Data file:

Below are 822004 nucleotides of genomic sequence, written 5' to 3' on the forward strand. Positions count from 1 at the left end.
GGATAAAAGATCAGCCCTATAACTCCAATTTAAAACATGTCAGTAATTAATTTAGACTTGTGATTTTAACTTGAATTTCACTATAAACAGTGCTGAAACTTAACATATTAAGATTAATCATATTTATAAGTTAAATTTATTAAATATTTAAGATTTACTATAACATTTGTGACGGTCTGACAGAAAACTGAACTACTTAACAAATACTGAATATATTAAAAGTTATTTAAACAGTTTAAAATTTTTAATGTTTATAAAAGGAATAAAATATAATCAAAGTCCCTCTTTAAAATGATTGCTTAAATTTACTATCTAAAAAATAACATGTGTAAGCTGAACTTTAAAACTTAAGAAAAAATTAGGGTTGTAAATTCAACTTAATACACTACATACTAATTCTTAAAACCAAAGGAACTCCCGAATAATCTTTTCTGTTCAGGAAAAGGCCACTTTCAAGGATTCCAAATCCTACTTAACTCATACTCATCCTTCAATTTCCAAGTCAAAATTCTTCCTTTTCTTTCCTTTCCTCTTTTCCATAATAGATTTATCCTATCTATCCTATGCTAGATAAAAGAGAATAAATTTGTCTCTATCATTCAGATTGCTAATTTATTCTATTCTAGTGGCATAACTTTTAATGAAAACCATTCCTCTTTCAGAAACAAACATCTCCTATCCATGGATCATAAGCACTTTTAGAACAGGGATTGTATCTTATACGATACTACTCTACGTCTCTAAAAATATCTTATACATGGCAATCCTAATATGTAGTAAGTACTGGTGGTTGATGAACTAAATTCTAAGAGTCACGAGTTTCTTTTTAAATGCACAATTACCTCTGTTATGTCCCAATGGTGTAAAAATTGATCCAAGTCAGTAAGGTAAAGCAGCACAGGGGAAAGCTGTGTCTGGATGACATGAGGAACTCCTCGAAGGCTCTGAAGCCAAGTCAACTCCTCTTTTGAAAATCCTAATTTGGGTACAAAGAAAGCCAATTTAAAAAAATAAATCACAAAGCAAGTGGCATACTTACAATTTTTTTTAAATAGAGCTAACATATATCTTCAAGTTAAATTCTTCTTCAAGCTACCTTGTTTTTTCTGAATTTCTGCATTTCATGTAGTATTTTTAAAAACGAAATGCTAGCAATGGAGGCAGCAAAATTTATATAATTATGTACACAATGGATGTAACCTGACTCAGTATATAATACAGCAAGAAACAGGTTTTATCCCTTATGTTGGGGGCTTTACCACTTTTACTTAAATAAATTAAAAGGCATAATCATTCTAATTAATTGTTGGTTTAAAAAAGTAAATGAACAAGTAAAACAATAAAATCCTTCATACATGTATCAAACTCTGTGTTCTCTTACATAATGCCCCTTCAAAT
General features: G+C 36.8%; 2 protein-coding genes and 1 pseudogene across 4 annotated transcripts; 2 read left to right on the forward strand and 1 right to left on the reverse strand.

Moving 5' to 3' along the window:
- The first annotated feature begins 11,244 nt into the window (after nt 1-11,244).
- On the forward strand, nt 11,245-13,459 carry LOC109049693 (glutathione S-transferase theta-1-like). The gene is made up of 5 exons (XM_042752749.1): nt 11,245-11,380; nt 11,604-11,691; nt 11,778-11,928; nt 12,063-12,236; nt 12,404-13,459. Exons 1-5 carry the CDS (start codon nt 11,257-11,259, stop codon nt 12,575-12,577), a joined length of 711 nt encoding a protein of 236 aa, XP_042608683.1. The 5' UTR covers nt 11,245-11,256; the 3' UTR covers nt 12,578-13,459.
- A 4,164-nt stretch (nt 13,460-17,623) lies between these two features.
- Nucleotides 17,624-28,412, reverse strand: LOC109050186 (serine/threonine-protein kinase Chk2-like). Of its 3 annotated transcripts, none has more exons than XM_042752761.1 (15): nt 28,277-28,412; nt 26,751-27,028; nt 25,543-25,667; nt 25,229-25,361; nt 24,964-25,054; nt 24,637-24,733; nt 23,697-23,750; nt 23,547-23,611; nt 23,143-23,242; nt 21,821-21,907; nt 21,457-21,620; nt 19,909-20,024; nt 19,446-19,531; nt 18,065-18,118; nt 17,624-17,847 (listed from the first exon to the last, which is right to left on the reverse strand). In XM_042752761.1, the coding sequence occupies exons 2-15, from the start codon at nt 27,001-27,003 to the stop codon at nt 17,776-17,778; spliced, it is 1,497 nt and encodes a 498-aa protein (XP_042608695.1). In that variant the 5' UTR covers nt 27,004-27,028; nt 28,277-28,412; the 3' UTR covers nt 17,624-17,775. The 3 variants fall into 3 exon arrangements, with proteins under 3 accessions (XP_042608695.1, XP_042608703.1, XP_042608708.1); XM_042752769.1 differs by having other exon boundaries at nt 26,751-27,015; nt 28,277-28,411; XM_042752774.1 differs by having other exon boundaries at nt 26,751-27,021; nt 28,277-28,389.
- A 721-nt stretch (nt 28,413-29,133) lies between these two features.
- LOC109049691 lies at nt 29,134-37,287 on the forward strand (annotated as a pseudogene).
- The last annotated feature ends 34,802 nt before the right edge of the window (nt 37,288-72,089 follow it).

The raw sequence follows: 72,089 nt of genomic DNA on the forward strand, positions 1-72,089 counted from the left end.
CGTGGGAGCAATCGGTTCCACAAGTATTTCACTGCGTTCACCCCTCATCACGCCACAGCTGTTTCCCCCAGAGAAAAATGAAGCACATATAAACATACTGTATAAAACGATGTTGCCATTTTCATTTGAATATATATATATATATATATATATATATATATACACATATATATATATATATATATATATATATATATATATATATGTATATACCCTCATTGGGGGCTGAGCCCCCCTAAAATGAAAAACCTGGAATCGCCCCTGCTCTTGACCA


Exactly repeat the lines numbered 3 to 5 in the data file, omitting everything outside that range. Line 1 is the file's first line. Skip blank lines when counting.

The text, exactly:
General features: G+C 36.8%; 2 protein-coding genes and 1 pseudogene across 4 annotated transcripts; 2 read left to right on the forward strand and 1 right to left on the reverse strand.

Moving 5' to 3' along the window:
- The first annotated feature begins 11,244 nt into the window (after nt 1-11,244).